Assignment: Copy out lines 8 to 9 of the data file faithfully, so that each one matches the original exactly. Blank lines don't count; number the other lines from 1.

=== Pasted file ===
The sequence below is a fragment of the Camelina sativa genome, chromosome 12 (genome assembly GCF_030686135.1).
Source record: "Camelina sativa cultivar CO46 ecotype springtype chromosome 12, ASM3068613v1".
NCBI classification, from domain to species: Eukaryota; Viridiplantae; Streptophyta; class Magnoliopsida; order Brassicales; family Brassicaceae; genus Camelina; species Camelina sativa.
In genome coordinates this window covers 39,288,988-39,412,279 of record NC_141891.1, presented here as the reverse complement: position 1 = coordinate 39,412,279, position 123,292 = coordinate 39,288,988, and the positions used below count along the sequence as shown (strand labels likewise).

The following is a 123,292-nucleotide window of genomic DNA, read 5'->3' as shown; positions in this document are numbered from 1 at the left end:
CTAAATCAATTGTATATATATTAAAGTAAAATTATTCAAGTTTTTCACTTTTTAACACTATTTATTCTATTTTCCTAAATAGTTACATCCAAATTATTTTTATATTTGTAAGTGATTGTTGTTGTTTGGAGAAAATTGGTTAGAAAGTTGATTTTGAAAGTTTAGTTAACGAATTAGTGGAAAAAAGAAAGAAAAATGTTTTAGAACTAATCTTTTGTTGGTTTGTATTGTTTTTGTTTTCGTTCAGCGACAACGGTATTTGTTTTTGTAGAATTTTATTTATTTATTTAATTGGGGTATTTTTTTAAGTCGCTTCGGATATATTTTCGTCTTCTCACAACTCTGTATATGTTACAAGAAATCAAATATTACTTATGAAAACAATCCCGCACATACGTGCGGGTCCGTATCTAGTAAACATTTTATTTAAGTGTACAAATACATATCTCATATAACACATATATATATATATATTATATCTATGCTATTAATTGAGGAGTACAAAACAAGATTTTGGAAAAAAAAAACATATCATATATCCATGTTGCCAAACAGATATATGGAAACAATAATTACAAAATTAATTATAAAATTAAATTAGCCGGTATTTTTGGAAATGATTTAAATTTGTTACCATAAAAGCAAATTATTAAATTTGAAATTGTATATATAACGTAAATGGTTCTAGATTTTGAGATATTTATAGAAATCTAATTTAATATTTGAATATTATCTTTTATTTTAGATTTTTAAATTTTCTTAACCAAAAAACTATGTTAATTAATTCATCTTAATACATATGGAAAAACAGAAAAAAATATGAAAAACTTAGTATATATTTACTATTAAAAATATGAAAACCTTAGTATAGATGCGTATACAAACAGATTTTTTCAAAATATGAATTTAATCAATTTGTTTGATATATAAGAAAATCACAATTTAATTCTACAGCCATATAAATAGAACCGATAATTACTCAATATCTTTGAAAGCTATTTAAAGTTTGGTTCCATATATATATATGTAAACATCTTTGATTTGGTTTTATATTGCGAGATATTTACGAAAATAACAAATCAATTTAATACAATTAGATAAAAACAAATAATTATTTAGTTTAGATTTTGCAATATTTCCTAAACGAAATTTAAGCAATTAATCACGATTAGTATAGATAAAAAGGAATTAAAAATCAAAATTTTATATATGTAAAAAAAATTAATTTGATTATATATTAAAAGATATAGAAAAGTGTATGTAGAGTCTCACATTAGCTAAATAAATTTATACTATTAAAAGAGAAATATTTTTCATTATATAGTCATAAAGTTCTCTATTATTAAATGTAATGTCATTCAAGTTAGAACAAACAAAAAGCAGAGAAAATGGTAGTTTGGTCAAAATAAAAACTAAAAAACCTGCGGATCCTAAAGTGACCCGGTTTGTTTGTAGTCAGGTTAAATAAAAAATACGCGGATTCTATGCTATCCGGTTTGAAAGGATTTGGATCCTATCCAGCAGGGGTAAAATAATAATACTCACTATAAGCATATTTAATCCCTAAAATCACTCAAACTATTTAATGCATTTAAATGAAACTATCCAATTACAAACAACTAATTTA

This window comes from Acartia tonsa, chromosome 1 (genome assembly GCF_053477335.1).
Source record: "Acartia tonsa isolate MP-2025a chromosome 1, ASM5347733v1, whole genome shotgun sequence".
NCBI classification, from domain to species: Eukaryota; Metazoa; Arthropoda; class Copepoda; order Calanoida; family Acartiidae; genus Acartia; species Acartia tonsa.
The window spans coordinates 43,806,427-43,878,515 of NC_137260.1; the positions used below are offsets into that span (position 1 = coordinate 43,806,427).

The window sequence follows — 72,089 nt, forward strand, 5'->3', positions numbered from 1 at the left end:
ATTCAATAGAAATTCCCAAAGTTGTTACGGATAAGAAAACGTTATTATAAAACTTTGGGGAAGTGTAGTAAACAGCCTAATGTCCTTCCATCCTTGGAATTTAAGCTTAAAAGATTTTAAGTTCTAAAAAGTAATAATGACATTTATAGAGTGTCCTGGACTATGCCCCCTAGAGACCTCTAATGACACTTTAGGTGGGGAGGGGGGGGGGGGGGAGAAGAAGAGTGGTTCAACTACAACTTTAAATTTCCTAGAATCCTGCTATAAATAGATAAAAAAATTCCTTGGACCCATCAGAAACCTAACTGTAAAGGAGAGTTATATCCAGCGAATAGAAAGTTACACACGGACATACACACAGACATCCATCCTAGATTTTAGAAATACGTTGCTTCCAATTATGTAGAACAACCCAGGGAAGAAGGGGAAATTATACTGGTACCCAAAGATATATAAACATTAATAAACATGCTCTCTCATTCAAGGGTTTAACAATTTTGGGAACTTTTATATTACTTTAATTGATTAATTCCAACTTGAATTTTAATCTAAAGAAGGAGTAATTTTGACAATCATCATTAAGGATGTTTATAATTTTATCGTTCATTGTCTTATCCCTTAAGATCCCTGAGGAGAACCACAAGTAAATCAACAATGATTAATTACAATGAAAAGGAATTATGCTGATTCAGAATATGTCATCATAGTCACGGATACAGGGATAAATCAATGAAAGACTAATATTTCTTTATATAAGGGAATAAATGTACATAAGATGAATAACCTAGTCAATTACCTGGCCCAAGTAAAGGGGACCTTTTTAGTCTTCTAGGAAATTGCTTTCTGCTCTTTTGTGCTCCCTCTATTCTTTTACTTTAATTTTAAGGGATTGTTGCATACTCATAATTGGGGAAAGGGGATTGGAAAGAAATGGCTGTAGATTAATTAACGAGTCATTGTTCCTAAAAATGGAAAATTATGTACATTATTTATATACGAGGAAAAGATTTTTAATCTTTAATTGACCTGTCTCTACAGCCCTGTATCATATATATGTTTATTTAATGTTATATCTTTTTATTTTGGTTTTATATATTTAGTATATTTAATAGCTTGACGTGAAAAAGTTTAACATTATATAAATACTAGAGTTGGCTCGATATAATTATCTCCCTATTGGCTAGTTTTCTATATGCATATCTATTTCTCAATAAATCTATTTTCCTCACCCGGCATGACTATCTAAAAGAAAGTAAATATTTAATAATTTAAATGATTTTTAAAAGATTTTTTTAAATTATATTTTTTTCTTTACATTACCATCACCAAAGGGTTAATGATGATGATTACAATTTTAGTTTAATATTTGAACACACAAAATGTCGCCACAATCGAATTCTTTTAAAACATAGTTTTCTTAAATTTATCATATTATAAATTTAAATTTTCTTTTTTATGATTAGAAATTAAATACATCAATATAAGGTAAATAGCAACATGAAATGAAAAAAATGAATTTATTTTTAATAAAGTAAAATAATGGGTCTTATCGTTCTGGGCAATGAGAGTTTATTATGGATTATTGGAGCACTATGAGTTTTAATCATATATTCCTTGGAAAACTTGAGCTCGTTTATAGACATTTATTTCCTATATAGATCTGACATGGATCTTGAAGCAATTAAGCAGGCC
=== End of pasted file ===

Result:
Source record: "Acartia tonsa isolate MP-2025a chromosome 1, ASM5347733v1, whole genome shotgun sequence".
NCBI classification, from domain to species: Eukaryota; Metazoa; Arthropoda; class Copepoda; order Calanoida; family Acartiidae; genus Acartia; species Acartia tonsa.